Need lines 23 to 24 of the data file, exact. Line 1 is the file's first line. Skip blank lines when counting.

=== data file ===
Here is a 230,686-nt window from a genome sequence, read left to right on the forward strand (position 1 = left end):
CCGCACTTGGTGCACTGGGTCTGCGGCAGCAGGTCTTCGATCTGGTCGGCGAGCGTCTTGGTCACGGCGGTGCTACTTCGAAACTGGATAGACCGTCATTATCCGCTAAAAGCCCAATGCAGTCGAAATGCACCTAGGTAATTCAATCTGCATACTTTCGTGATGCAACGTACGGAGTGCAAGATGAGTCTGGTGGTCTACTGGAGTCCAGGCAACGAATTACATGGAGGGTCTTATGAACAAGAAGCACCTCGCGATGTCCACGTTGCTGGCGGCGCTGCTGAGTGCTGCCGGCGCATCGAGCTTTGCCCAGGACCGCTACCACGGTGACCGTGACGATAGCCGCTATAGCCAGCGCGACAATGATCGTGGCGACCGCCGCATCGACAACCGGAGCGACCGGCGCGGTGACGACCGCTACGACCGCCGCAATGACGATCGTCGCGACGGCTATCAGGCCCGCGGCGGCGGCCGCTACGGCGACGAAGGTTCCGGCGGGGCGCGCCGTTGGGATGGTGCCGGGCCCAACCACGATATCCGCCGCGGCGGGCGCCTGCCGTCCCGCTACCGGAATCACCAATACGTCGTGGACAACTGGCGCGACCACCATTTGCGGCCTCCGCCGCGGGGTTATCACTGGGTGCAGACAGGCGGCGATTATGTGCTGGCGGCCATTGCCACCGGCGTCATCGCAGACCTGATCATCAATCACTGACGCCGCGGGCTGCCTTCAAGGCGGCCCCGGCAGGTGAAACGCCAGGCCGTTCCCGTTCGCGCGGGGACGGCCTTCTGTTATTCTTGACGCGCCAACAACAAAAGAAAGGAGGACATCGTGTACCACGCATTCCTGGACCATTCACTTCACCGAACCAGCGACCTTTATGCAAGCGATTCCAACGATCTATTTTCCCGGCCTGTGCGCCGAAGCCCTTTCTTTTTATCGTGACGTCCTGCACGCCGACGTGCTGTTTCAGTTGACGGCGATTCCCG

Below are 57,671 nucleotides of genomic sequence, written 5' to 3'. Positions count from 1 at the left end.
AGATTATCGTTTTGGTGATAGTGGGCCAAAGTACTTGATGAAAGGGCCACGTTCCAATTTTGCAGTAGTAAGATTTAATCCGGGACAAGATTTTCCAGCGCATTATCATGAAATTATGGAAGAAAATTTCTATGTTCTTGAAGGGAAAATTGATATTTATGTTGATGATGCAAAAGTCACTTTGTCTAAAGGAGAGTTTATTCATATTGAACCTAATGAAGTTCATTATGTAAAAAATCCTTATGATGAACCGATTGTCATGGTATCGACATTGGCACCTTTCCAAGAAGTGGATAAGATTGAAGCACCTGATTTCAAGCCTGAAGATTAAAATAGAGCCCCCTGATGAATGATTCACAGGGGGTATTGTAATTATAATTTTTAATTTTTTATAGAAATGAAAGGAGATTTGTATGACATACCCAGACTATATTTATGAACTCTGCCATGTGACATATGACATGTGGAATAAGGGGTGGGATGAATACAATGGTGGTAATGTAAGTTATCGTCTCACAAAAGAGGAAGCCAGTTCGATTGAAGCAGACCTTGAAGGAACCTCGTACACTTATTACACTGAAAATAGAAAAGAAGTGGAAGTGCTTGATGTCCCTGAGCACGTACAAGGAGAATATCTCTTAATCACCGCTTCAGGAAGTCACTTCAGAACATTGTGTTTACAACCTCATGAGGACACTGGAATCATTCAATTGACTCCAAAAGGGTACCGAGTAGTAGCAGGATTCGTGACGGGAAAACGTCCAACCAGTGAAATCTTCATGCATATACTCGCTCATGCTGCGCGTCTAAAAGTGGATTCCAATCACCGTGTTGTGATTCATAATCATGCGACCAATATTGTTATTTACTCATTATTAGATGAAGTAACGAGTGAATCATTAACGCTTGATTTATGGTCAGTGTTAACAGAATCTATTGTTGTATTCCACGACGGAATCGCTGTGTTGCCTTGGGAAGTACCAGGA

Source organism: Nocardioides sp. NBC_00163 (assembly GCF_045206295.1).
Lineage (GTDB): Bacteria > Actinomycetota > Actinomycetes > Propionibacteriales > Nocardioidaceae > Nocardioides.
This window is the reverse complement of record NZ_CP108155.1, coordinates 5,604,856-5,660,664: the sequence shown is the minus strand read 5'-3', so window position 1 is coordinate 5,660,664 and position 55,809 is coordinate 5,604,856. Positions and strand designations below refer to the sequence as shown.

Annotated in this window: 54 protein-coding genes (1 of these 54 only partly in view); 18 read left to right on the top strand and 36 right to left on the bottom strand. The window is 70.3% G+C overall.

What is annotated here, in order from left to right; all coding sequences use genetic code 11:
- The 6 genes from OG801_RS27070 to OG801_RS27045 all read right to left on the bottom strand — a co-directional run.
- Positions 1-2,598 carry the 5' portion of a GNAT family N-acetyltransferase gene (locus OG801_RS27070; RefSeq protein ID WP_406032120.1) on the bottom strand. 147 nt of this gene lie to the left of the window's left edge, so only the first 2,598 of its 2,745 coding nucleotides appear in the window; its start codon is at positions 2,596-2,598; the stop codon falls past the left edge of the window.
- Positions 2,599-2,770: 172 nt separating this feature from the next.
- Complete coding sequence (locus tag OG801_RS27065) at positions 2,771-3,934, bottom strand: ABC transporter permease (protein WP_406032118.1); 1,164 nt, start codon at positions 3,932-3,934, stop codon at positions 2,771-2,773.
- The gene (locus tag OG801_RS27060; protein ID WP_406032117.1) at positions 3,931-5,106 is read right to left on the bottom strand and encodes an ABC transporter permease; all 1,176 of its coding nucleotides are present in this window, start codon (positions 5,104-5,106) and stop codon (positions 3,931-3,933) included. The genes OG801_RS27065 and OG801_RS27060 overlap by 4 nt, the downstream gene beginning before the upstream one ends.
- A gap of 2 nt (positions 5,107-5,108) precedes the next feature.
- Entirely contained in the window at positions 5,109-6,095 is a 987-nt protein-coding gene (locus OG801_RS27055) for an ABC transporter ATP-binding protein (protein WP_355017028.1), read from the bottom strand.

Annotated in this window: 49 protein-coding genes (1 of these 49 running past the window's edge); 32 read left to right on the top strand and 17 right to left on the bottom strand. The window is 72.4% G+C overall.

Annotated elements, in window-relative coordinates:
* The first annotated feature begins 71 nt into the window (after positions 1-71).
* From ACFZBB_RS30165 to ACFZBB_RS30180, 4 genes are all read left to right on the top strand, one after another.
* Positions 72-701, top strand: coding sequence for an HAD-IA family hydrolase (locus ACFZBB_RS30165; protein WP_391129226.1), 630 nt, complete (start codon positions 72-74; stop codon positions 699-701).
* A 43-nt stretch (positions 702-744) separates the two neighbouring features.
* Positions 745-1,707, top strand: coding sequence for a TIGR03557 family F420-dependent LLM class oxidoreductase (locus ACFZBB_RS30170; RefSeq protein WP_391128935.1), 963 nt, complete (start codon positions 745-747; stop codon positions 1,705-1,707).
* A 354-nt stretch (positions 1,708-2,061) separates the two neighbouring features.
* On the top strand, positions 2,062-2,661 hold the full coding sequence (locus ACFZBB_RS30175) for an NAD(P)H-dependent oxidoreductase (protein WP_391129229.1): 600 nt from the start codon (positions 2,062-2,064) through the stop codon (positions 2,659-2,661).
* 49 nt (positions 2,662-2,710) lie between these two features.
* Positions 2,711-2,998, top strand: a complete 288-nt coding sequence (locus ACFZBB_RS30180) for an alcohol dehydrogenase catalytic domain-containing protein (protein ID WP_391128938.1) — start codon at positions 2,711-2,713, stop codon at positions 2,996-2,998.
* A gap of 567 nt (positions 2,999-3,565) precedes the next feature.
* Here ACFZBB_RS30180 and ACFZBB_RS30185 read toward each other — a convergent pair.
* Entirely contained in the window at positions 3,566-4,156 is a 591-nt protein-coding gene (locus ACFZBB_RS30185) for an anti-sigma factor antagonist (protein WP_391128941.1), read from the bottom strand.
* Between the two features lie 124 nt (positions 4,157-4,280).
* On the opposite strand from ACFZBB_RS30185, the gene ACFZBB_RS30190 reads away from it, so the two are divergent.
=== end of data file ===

* Positions 745-1,707, top strand: coding sequence for a TIGR03557 family F420-dependent LLM class oxidoreductase (locus ACFZBB_RS30170; RefSeq protein WP_391128935.1), 963 nt, complete (start codon positions 745-747; stop codon positions 1,705-1,707).
* A 354-nt stretch (positions 1,708-2,061) separates the two neighbouring features.